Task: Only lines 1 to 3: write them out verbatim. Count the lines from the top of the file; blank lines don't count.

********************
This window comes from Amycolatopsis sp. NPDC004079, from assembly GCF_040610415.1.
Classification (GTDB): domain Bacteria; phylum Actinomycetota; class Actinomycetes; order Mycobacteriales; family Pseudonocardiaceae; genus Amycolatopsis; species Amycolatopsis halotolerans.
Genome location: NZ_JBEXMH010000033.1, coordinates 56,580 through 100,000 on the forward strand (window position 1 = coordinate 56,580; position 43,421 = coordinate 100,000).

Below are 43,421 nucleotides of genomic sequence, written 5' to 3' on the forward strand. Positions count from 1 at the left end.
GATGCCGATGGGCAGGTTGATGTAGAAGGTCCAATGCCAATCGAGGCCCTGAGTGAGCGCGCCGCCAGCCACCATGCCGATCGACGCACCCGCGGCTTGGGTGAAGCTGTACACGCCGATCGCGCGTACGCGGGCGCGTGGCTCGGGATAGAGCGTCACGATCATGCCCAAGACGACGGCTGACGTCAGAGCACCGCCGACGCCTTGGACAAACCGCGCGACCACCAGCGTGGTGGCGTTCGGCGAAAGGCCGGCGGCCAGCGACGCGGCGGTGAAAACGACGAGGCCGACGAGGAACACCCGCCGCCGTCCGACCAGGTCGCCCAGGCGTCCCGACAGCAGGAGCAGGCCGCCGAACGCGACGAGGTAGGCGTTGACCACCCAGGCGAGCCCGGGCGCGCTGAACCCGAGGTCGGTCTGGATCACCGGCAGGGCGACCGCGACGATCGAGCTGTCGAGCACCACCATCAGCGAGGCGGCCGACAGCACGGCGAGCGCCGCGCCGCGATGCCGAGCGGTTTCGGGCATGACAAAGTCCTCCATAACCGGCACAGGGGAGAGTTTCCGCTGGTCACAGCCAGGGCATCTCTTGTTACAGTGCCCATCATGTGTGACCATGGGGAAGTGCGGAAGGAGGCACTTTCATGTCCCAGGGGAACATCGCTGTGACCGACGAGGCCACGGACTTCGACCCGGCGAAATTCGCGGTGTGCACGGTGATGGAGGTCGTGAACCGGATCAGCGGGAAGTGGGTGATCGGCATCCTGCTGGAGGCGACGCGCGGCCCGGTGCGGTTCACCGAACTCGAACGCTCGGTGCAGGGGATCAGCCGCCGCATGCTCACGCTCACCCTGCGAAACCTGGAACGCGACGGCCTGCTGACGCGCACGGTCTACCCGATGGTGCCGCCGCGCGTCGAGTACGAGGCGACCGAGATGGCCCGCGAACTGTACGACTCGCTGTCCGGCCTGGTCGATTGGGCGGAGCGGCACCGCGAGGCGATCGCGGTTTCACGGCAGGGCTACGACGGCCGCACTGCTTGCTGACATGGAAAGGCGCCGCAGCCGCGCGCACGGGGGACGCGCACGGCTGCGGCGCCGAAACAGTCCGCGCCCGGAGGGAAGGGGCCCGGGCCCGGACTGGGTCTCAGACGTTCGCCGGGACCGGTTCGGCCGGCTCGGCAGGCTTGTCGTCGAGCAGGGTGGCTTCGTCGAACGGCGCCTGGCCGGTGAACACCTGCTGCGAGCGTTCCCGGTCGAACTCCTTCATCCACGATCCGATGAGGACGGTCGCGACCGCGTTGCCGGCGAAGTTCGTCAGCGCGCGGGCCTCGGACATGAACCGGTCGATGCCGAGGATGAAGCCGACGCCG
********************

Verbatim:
This window comes from Amycolatopsis sp. NPDC004079, from assembly GCF_040610415.1.
Classification (GTDB): domain Bacteria; phylum Actinomycetota; class Actinomycetes; order Mycobacteriales; family Pseudonocardiaceae; genus Amycolatopsis; species Amycolatopsis halotolerans.
Genome location: NZ_JBEXMH010000033.1, coordinates 56,580 through 100,000 on the forward strand (window position 1 = coordinate 56,580; position 43,421 = coordinate 100,000).